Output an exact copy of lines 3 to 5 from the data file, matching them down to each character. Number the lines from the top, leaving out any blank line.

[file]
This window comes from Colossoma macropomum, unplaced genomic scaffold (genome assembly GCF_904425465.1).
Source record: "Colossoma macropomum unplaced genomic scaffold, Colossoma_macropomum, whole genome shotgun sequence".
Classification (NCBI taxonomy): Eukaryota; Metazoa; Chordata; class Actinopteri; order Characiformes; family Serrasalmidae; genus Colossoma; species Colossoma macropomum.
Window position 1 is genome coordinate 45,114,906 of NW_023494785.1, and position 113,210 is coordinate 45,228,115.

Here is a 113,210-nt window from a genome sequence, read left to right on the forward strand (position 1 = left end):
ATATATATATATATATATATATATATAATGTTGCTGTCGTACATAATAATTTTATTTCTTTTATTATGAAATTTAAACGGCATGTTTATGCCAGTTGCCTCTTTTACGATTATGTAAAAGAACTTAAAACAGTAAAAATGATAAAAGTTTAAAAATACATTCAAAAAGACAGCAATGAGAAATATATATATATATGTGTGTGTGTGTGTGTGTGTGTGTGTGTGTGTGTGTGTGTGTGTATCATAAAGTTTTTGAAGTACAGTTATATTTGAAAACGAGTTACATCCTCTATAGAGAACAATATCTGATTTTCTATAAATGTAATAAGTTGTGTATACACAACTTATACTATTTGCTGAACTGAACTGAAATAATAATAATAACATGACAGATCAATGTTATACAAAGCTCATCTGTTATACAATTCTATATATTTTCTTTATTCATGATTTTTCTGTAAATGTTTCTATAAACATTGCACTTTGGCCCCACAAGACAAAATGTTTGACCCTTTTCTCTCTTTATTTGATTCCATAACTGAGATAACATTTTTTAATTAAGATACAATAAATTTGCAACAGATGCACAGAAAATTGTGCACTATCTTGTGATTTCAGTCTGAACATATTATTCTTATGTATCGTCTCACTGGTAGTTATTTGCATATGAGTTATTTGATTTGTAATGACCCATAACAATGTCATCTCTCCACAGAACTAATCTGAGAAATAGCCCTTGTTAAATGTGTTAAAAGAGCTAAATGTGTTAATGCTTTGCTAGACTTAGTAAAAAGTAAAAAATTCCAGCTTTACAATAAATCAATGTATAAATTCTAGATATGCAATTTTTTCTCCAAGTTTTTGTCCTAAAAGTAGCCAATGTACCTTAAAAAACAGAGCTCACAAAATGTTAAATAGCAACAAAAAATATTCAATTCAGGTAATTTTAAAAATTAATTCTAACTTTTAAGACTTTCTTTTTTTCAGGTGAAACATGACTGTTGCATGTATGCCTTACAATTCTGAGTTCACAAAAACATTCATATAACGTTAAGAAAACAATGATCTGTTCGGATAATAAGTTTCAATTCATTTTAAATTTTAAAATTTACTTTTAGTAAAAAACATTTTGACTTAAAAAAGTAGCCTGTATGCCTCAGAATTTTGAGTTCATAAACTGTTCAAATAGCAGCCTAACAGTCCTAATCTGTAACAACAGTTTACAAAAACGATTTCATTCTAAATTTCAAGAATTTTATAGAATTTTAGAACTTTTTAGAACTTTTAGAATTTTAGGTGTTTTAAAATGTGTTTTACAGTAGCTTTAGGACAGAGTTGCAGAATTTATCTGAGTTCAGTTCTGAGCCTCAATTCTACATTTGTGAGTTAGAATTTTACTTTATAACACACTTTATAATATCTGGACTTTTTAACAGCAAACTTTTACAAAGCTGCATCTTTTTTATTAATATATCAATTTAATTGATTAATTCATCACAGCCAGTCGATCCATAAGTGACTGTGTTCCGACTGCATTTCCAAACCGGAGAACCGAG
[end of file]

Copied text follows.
Classification (NCBI taxonomy): Eukaryota; Metazoa; Chordata; class Actinopteri; order Characiformes; family Serrasalmidae; genus Colossoma; species Colossoma macropomum.
Window position 1 is genome coordinate 45,114,906 of NW_023494785.1, and position 113,210 is coordinate 45,228,115.

Here is a 113,210-nt window from a genome sequence, read left to right on the forward strand (position 1 = left end):